Are you searching for an outdoor pizza oven for your backyard? Adding an outdoor pizza oven is the perfect way to bring your outdoor kitchen up a notch. If you're craving a high-quality, charred-edge, ooey-gooey pizza, nothing beats cooking one in a real pizza oven. The cooking machines beat the heck out of regular indoor ranges in terms of heat.
The best outdoor pizza ovens can reach temperatures as high as 900 degrees Fahrenheit, but the high heat isn't only ideal for cooking up a homemade pizza — a pizza oven is a versatile baking machine that can handle all sorts of fare. With so many models on the market, finding the best outdoor pizza oven for your needs can be challenging.
Types of Outdoor Pizza Ovens
A built-in pizza oven is a large structure that features a stone or ceramic cooking surface, which is typically covered in brick. Built-ins aren't portable like other ovens, and you'll need to be handy to DIY one of these behemoths. These pizza ovens have a traditional look, and they're highly durable. They can be propane or wood powered.
Freestanding pizza ovens are full-size, prefabricated ovens that usually sit on a cart or base of some sort. There's no brick laying involved, which makes these great for people who aren't keen on DIY projects. Think of these as a barbecue for pizza. They're available in a variety of fuel types.
High-heat countertop cooking vessels are designed for countertop use. If you're designing an outdoor kitchen from scratch and you envision adding a countertop pizza oven, make sure you plan for enough counter space to accommodate your new cooking accessory. You can also house one of these on a movable cart. They do vent a lot of hot air, so be careful about what you place close by. Some countertop pizza ovens can be used indoors but never use a propane or wood-fired pizza oven (or other appliance for that matter) indoors.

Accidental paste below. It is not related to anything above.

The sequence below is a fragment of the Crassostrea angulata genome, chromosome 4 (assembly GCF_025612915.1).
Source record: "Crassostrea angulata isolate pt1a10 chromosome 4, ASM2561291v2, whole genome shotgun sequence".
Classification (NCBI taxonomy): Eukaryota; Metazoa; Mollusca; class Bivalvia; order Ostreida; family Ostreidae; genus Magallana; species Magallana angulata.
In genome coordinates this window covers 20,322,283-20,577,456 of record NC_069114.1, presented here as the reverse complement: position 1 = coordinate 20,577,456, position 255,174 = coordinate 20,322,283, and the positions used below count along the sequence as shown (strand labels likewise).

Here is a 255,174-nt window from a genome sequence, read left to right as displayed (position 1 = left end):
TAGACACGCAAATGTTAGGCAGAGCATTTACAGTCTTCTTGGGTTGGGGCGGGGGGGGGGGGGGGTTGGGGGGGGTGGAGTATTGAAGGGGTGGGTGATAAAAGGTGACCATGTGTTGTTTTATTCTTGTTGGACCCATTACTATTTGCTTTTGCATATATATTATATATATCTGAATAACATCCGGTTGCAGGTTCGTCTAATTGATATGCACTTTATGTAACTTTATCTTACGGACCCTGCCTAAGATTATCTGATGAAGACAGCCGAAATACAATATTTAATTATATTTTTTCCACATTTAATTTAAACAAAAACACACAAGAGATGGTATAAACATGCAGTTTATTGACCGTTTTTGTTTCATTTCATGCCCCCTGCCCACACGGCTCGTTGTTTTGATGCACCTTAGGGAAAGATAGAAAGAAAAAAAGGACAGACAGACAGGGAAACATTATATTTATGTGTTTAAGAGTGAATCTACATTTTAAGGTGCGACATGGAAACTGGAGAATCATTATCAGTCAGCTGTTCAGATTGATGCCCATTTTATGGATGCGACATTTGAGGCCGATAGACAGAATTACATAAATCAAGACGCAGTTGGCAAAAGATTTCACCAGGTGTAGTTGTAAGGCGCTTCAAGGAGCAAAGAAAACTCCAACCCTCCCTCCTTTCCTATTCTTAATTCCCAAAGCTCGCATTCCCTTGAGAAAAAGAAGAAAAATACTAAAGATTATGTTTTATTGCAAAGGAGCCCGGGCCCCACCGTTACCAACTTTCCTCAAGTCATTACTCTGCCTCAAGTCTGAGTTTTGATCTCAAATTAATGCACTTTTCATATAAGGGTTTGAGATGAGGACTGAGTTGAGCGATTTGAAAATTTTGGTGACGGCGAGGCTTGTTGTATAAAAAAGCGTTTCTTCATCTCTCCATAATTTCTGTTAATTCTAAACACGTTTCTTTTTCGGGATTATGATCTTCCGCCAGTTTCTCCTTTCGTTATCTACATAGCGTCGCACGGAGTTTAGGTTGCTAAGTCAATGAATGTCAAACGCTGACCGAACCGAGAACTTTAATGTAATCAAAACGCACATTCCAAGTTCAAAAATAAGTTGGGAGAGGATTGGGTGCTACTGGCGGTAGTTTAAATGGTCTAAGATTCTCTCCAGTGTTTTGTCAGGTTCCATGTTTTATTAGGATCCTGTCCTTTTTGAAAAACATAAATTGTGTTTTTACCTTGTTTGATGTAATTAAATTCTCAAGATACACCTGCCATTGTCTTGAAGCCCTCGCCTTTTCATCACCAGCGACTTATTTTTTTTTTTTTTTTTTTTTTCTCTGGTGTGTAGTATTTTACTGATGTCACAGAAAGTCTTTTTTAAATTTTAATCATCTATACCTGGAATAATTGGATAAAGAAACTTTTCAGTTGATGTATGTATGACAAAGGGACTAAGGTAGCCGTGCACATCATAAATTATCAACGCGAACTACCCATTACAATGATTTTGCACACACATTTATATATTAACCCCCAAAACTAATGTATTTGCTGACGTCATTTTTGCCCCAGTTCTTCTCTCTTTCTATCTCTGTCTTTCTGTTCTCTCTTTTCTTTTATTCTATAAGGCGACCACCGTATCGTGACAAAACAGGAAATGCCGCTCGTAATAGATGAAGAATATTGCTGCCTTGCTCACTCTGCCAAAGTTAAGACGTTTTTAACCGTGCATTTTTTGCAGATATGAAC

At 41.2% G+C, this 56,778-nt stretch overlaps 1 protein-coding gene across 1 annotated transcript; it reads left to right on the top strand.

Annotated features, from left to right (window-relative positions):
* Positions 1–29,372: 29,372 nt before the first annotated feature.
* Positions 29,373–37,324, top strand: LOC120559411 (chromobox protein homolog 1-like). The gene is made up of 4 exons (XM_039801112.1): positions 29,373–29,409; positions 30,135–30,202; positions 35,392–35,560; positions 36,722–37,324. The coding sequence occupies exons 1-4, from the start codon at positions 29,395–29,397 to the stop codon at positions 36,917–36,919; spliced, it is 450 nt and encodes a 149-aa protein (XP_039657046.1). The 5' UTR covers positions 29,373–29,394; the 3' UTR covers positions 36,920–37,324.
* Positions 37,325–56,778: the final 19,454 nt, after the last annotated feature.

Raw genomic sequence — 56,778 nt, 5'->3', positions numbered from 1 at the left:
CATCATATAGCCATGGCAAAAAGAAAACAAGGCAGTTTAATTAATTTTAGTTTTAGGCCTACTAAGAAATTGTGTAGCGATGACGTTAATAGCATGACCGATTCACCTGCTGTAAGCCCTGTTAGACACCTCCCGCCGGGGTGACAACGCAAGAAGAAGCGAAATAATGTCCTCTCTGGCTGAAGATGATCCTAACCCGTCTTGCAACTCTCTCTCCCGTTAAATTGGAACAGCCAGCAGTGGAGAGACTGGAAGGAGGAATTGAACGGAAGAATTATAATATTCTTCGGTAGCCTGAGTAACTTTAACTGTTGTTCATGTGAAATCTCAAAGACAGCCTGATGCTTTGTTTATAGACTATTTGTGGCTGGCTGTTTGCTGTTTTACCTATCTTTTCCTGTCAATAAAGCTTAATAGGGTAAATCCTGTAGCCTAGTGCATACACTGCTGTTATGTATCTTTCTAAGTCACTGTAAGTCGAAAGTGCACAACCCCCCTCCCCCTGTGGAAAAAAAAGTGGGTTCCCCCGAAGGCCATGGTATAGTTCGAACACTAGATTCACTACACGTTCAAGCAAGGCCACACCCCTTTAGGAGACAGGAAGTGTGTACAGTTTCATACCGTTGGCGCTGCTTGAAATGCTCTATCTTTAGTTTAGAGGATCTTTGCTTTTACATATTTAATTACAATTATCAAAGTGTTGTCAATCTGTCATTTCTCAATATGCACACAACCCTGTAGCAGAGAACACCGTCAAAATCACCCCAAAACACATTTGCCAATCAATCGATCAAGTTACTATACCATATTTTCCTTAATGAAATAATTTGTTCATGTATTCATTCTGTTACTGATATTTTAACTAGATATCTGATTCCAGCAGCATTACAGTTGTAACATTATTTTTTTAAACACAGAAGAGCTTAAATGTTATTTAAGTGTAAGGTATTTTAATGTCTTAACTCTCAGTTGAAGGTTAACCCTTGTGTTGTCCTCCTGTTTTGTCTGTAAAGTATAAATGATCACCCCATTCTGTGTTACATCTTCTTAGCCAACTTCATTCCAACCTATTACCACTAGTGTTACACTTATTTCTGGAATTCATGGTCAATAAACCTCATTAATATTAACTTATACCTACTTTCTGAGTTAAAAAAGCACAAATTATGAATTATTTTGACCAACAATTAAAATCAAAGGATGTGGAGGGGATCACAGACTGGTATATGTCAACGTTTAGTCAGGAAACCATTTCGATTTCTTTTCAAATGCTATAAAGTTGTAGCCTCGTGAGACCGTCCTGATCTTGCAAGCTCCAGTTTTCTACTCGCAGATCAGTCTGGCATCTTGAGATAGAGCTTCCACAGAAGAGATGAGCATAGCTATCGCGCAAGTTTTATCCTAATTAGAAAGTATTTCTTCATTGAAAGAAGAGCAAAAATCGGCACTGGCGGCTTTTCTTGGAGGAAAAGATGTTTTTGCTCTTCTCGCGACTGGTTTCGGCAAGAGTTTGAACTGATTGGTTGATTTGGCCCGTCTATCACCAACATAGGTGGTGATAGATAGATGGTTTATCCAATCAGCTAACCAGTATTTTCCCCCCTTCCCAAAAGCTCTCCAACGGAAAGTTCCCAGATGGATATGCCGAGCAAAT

Portable outdoor pizza ovens are models that you can tote around your backyard and even bring on camping trips. They're not ideal for making extra-large pies, but they are lightweight and easy to transport, and they don't require a lot of fuel. Portable models run the gamut fuelwise from pellets to small, propane-powered units.
Different Fuel Types
If you're looking to go the ultra-traditional route, a wood-burning oven is the way to go. Wood ovens are a bit trickier to operate — you'll need to get comfortable with starting fires anytime you want a fresh slice of pizza — but they deliver crunchy, satisfying results. There are two main wood-fired pizza oven designs: models with a fire located beside the pizza and those with a fire pit at the bottom underneath the pizza. Having the fire closer to the pizza produces an authentic crispy crust, but maintaining the flames is a lot of work, especially since they're out of reach. Having the fire beneath the cooking pizza makes for easier access but an extended preheating period.
Wood pellets are a popular alternative to traditional wood logs because they ignite quickly and don't produce a lot of ash. There are a few small, portable pizza ovens on the market that work well with wood pellets. Both wood and wood pellets impart a distinct flavor that you just can't get with other fuel types. Remember that if you're opting for a wood-burning appliance, you'll have to order, buy and store wood somewhere on your property. You'll also need to protect your woodpile from the elements. Some municipalities have restrictions on wood-burning appliances, so check your town's bylaws before installing or building one in your backyard.